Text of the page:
1.4. A little bit of theory

Here you will find some important ideas and the vocabulary we use throughout this manual. As is often the case with theory, if you don’t have some first-hand experience with practice (in this case mathematical optimization), you might find it difficult to follow the theoretical abstraction and technicalities. To help you get mixed up, experts often mix terms and use (wrongly formulated) shortcuts when they describe their theory. Optimization is certainly no exception. We’ll try to be as clear as possible and use specific examples to illustrate the most important concepts. We also try not to oversimplify too much but from time to time, we do to give you a a simple formulation to a complex theory.

In the subsection Constraint Satisfaction Problems (CSP) and Constraint Optimization Problems (COP), we cover the basic vocabulary used to describe the problems we solve in CP. The subsection Complexity theory in a few lines is an informal introduction to complexity theory[1]. One of the difficulties of this theory is that there are lots of technical details no to be missed. We introduce you to important ideas without being drawn into too many details (some unavoidable details can be found in the footnotes).

Complexity theory is relatively new (it really started in the ‘70s) and is not easy (and after reading this section, you’ll probably have more questions than answers). If you are allergic to theory, skip subsection Complexity theory in a few lines. We are convinced - we took the time to write it, right? - that you would benefit from reading this section in its entirety but it is up to you. You might want to read the important practical implications of this complexity theory in the subsection The practical aspect of intractability though.

1.4.1. Constraint Satisfaction Problems (CSP) and Constraint Optimization Problems (COP)

We illustrate the different components of a Constraint Satisfaction Problem with the 4-Queens problem we saw in the section The 4-Queens Problem. Each time, we use a general definition (for instance variable x_i) and then illustrate this definition by the 4-Queens problem (for instance variable x_{21}).

A Constraint Satisfaction Problem (CSP) consists of

  • a set of variables X = \{x_0, \ldots, x_{n-1}\}.

    For the 4-Queens Problem, we have a binary variable x_{ij} indicating the presence or not of a queen on square (i,j):

    X = \{x_{00}, x_{01}, x_{02}, x_{03}, x_{10}, x_{11}, x_{12},  \ldots, x_{33}\}

  • a domain for each variable x_i, i.e. a finite set D_i of possible values.

    For the 4-Queens Problem, each variable x_{ij} is a binary variable, thus

    D_{00} = D_{01} = \ldots = D_{33} = \{0,1\}.

  • a set of constraints that restrict the values the variables can take simultaneously.

    For the 4-Queens Problem, we have a set of constraints that forbid two queens (or more) to share the same row:

\text{row 0:} & x_{00} + x_{01} + x_{02} + x_{03} & \leqslant & 1\\
\text{row 1:} & x_{10} + x_{11} + x_{12} + x_{13} & \leqslant & 1\\
\text{row 2:} & x_{20} + x_{21} + x_{22} + x_{23} & \leqslant & 1\\
\text{row 3:} & x_{30} + x_{31} + x_{32} + x_{33} & \leqslant & 1\\

    Indeed, these constraints ensure that for each row i at most one variable x_{i0}, x_{i1}, x_{i2} or x_{i3} could take the value 1. Actually, we could replace the inequalities by equalities because we know that every feasible solution must have a queen on each row[2]. Later, in the section Implementation of a basic model, we will provide another model with different variables and constraints.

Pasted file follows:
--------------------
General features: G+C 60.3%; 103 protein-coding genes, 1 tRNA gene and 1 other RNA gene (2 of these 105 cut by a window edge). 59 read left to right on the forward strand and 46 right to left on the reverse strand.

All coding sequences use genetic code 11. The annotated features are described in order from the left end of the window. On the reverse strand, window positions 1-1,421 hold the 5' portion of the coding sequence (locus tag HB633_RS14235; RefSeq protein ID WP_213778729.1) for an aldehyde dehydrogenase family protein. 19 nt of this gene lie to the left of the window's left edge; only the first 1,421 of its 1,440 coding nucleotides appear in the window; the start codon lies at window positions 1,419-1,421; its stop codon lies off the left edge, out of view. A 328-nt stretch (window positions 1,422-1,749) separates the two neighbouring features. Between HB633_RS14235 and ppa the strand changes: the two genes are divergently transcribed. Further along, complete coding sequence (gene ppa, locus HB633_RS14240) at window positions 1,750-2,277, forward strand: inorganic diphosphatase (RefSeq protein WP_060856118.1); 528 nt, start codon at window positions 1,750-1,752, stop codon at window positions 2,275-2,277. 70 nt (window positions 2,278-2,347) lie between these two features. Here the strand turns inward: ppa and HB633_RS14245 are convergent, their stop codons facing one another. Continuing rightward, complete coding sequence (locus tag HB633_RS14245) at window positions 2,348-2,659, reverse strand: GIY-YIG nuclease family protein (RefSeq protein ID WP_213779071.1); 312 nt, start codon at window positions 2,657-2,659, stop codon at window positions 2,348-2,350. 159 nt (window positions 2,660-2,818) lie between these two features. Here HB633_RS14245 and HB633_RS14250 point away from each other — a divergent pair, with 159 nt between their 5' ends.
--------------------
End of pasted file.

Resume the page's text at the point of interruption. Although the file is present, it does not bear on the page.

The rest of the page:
As we mentioned earlier, values don’t need to be integers and constraints don’t need to be algebraic equations or inequalities[3].

If we want to optimize, i.e. to minimize or maximize an objective function, we talk about a Constraint Optimization Problem (COP). The objective function can be one of the variables of the problem or a function of some or all the variables. Most of the problems used in this manual fall into this category. In this manual, we’ll discuss among others:

1.4.2. Problems, instances and solutions

We will not go into details about what a mathematical problem exactly is. As an example, we met the n-Queens Problem in the section The 4-Queens Problem. We would like to take the time to differentiate mathematical problems from real problems though. Let’s take an example. Let’s say you are a company and want to give your users the ability to view streets from the comfort of their browsers as if they were physically present in those remote locations. To provide such a service, you might want to scour the globe with special cars and other mobile means to take some pictures. This is a real problem from real life. How do you provide such a service? Mathematical optimization to the rescue! Subdivide this real (and challenging!) problem into smaller ones and translate them into (solvable) mathematical problems:

  • Taking pictures? All and well but how do you actually do this? How many pictures do you need to take? At what angle? How do you morph them together and minimize distortion? Etc....
  • How do you scour the streets of a city? At what speed? How close to pictured objects? With how many cars? At what time of the day? After covering a street, where should the car head next? What about turns? Etc....
  • How do you keep such information on the servers? How do you match the pictures with the correct locations? How do you respond to a user request such that she gets the most relevant information as quickly as possible? Etc....
  • ...

Believe it or not, you can translate those questions into mathematical problems. And these (some of them at least) mathematical problems can be (and are!) solved with tools like the or-tools library.

Mathematical problems are a translation of such real problems into mathematical terms. We’ll see many of them in this manual. Interestingly enough, the or-tools CP solver doesn’t have a Model class on its own as the model is constructed in/by the solver itself but you have some classes that relate to the mathematical model the solver is trying to solve. Among them, you have a ModelVisitor class that lets you visit the model and act upon it.